Two other companies have already debuted: the car rental company Movida and the health care company Instituto Hermes Pardini, raising a combined $425 million for the year through Tuesday. Though Movida had to slightly lower its price, and another company, Unidas, which is in the same industry, had to scrap its I.P.O. plans last month, that is the most money raised over the same period since 2011, according to the data firm Dealogic.
Brazil, once considered among the hottest growth markets, has not yet left behind its recent economic and political upheaval. But the finance sector is starting to show some optimism. Investment bankers say they are seeing better opportunities and greater appetite from foreign investors. The executives are still cautious, but they say they are more hopeful compared with past years.
Renato Ejnisman, the managing director of Banco Bradesco BBI, the investment bank arm of Banco Bradesco, said more than 10 companies were considering stock offerings this year. Moreover, they come from diverse sectors including consumer goods, infrastructure and utilities.
“We have not had such a level of activity in the last four years,” Mr. Ejnisman said.
Others share that sentiment. Roderick Greenlees, global head of investment banking at Itaú BBA, estimated that 10 to 15 I.P.O.s could be held in Brazil this year.
If that prediction were to come true, the number of offerings this year would dwarf that of the previous three years, when there was only one I.P.O. a year. It would be on par with 2010 and 2011, which each had 11 I.P.O.s. Since 2010, the best year was 2013, which had 13. The deal activity is not off the charts, however. “We’re still in a selective market,” Mr. Ejnisman said.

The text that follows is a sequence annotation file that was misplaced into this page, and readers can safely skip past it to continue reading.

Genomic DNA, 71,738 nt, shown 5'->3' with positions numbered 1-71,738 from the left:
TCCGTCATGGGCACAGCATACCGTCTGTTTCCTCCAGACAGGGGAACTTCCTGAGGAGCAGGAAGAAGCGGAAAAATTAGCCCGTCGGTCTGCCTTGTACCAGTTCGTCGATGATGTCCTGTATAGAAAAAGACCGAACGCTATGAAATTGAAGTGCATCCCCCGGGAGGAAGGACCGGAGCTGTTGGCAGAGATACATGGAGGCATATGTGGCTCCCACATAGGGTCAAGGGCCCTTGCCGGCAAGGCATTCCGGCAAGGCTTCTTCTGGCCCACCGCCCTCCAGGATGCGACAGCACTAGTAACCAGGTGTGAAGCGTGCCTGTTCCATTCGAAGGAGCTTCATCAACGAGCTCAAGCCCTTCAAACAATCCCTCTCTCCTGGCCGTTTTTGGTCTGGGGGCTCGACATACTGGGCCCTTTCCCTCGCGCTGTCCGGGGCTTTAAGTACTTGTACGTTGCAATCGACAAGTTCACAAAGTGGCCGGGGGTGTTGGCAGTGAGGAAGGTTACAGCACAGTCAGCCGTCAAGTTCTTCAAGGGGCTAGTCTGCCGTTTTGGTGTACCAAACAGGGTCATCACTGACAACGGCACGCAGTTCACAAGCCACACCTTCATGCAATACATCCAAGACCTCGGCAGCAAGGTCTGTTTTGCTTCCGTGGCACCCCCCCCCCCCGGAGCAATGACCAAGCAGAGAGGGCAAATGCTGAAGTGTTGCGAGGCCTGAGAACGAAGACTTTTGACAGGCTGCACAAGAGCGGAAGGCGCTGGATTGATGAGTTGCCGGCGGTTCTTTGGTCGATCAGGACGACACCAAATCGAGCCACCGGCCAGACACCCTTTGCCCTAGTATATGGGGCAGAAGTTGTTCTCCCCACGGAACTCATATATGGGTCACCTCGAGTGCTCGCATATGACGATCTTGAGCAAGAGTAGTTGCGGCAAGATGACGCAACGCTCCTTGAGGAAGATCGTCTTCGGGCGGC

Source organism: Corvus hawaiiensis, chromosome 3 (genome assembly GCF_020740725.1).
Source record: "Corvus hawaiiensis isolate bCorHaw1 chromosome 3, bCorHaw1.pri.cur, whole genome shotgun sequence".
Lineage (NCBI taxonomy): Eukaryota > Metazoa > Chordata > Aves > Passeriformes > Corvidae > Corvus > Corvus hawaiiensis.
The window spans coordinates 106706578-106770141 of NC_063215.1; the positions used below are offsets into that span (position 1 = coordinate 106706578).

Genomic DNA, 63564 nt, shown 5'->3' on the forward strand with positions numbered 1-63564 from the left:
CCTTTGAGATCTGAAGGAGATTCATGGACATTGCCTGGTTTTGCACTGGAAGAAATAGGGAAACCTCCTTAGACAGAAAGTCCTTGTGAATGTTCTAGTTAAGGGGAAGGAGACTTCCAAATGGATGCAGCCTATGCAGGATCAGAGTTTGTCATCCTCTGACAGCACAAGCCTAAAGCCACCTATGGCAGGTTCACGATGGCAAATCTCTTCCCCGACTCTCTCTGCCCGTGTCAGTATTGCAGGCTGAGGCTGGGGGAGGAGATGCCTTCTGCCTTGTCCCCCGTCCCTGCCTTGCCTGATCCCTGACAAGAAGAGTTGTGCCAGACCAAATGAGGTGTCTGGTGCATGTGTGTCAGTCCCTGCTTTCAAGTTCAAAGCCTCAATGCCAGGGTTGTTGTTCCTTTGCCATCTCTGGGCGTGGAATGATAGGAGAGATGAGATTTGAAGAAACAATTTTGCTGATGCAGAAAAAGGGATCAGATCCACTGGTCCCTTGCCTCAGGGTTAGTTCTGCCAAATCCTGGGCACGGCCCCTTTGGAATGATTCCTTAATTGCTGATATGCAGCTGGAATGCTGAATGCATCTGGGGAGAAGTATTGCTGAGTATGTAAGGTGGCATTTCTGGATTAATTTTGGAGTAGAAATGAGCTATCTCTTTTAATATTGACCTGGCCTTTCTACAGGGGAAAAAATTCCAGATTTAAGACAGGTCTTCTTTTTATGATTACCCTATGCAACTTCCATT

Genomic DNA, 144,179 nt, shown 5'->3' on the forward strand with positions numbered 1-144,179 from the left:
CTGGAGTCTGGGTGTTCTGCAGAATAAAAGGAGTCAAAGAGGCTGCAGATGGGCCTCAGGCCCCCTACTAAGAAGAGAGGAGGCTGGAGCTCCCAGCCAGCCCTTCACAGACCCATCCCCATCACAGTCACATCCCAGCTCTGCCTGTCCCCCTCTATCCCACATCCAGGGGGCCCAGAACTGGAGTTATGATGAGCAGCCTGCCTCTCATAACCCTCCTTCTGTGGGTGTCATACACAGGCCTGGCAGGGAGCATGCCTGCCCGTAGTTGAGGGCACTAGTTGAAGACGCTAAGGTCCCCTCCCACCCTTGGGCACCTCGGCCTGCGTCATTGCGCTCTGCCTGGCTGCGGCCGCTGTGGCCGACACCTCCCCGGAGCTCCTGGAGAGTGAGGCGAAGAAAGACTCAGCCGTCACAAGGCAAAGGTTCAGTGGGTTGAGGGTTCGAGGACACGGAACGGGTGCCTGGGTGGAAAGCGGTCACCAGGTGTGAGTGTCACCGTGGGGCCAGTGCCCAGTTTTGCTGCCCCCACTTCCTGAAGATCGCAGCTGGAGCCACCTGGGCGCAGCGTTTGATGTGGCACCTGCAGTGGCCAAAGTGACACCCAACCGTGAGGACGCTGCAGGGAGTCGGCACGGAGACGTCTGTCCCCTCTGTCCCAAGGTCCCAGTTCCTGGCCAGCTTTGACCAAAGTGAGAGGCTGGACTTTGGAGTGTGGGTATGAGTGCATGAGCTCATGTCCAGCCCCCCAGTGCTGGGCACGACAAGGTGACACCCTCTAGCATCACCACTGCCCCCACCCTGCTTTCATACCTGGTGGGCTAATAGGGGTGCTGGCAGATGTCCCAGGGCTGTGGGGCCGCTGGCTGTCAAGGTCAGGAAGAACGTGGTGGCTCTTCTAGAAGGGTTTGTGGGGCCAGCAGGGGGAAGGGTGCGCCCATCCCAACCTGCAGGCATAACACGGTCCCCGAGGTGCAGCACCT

The thaw is partly because of investors’ pent-up demand after a period of economic downturn. “The market has been starving for equity for so long,” said Patricia Moraes, the head of banking in Brazil for JPMorgan, who, like the other bankers quoted in this article, would speak only about the state of the market and not about any specific I.P.O.
Brazil’s economy contracted by 3.6 percent last year, and shrank by 3.8 percent in 2015.
The combination of the country’s worst economic recession in decades and a huge corruption scandal created conditions for the impeachment of President Dilma Rousseff in 2016, even though she was not accused of personal enrichment, unlike many of the politicians who led the effort to oust her. Brazil’s Senate convicted her of violating budgetary laws.
The impeachment remains controversial, the motives dubious, and President Michel Temer, who took over for Ms. Rousseff after helping engineer her fall, is highly unpopular. Yet the finance sector credits his government with some changes.
Inflation has fallen, and Brazil’s currency has gained value relative to others. The Central Bank lowered its benchmark interest rate multiple times over the past several months.
“On the macro front, the country is on the right path with the right team handling the economy,” said Fabio Nazari, a partner and head of equity capital markets at BTG Pactual.